Thanks for the reply, Protopia. A few points about yours and Khaled's posts.

1. Some readers may be confused because you use "slot" to have the same meaning as /help uses "buckets". Just like other references may use the 'key' term in the way /help uses 'item'.

2. Yes you can place items in forward order by /hadd'ing them in reverse order, which was what my example showed. But that's only for the initial creation, and as my examples above showed, as you /hsave and /hload the table, the item order gets flipped. So you either need to do the /hsave + /hload twice, or have a temp table you use to un-flip the order.

3. Khaled posted:


Items in hash tables are stored in a completely random order.

They are shuffled into buckets in a way that appears random, especially if the item names are not similar to each other. However they're not truly random because the same combination of item names and buckets always results in them being in the same sequence.

//hfree -sw test | hmake -s test 100 | var %i 1 , %a | while (%i isnum 1-999) { hadd test item $+ $base(%i,10,10,3) data | inc %i } | var %n 1 | while ($hget(test,%n).item) { var %a $sha1(%a $v1) | inc %n } | echo -a hash of item sequence %a

This creates a unique sha1 hash based on the sequence the 999 items are distributed into buckets/linked-chains. Repeating the same command always results in the identical sort-order. I'm sure it's because it's best to have the number of buckets and the number of items be relatively prime to each other, and being an odd number is deemed 'close-enough'. The default 100 behaving like N=101 buckets, which is a prime number. The max 10000 behaves like 10001 which is not prime, as the largest prime <= 10001 is 9973.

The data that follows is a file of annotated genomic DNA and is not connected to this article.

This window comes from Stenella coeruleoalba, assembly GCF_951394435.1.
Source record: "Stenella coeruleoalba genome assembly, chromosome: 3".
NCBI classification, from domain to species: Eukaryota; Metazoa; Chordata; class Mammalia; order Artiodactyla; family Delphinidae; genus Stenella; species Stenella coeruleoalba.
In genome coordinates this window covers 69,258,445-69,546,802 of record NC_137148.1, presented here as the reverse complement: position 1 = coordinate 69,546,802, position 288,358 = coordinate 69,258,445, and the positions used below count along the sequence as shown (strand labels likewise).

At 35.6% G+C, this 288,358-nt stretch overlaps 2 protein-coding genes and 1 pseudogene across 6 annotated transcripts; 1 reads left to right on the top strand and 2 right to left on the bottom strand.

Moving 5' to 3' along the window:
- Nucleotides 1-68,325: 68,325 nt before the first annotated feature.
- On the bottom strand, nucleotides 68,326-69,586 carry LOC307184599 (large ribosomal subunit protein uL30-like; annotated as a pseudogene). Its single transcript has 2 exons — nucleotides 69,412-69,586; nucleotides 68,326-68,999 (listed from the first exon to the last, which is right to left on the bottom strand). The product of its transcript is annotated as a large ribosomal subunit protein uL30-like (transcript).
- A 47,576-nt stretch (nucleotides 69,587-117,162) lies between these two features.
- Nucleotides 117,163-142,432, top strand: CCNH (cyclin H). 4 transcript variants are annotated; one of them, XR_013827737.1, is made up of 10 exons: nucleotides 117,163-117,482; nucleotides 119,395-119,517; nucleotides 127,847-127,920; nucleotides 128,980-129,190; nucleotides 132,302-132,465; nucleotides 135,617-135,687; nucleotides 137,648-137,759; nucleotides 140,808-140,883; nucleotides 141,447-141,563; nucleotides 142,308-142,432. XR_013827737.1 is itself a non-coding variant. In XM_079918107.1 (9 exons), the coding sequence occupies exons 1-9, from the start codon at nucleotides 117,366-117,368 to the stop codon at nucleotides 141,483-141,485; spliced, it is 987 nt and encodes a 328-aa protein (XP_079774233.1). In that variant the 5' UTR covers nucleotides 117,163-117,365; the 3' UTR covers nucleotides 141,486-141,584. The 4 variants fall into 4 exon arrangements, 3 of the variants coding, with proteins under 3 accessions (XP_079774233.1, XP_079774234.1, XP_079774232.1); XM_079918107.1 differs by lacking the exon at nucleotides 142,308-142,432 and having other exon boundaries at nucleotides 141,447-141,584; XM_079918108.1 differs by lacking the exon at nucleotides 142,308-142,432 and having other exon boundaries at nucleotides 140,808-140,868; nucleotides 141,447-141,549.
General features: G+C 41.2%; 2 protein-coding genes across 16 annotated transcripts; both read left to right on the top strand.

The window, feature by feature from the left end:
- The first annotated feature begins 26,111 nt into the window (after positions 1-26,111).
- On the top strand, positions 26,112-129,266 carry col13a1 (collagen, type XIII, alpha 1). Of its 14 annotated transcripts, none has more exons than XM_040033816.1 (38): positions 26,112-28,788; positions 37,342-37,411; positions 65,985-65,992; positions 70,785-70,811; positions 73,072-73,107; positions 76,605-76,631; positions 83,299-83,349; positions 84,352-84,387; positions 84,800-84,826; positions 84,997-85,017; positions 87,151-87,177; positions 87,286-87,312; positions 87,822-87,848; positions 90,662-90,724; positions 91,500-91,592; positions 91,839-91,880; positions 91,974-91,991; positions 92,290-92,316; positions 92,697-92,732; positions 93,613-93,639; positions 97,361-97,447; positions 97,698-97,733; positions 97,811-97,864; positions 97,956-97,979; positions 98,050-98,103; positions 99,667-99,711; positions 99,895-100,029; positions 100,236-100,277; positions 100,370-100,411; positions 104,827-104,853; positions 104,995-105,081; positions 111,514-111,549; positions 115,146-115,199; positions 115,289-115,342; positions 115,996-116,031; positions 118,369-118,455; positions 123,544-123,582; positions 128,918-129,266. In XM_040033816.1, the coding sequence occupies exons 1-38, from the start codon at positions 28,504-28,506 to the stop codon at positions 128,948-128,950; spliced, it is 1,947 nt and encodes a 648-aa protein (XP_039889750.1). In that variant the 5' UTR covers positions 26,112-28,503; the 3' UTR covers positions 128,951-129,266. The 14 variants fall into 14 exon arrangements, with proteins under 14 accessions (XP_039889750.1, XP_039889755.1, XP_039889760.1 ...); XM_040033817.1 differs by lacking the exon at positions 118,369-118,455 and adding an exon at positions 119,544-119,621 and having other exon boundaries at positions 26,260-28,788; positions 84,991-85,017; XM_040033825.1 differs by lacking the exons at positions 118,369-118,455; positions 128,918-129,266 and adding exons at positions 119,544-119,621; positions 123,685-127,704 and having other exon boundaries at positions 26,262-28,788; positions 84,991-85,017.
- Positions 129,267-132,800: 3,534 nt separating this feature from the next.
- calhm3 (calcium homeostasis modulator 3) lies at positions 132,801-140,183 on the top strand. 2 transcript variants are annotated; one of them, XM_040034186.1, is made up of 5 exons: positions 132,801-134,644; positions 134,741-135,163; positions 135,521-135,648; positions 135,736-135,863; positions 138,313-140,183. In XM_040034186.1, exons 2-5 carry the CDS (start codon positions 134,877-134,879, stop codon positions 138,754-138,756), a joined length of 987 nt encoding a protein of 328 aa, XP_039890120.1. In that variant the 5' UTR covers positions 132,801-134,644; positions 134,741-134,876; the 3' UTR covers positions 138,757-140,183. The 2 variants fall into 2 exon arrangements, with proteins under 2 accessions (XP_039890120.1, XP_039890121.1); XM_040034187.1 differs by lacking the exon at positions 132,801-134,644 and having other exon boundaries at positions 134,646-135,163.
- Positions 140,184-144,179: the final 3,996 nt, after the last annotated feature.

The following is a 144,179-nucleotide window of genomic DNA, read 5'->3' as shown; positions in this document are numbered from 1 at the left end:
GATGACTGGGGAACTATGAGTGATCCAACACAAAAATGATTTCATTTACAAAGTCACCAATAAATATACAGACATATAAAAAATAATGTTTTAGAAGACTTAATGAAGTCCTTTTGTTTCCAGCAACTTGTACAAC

This alias also shows that buckets=even_number and buckets=even_number+1 always produce the same order. There's precedence for the order to change depending on the version, as the order in 6.35 is different than it currently is.

The allocation of items to buckets doesn't appear to be a sophisticated algorithm, or even something simple like $crc(). It's possible to have combinations of item-count and buckets which results in items not appearing to be very well shuffled at all, which you wouldn't expect from something that's trying to pseudo-randomly assign items to buckets. For example, for most of this list it simply swaps an even item with even+1:

//clear | hfree -sw test | hmake -s test 101 | var %i 20 | while (%i) { hadd test item $+ %i data | dec %i } | var %N 1 | while ($hget(test,%N).item) { echo 4 -a $ord(%N) item is $hget(test,%N).item | inc %N }

Based on the name of the identifier, I'm wondering if $hash() is used when assigning buckets to each item, since it's very prone to having identical 24-bit hashes to similar strings.


No switch can be added to make them save in any particular order.

Having a switch for /hload which begins with the last pair of lines in the file then works its way forward would simulate such a switch, though I suppose there might be a performance hit for doing so. Either that, or people would be forced to script their own fake /hload alias which would use $read() and /hadd to load the disk file into the same order in which the items were /hsave'ed.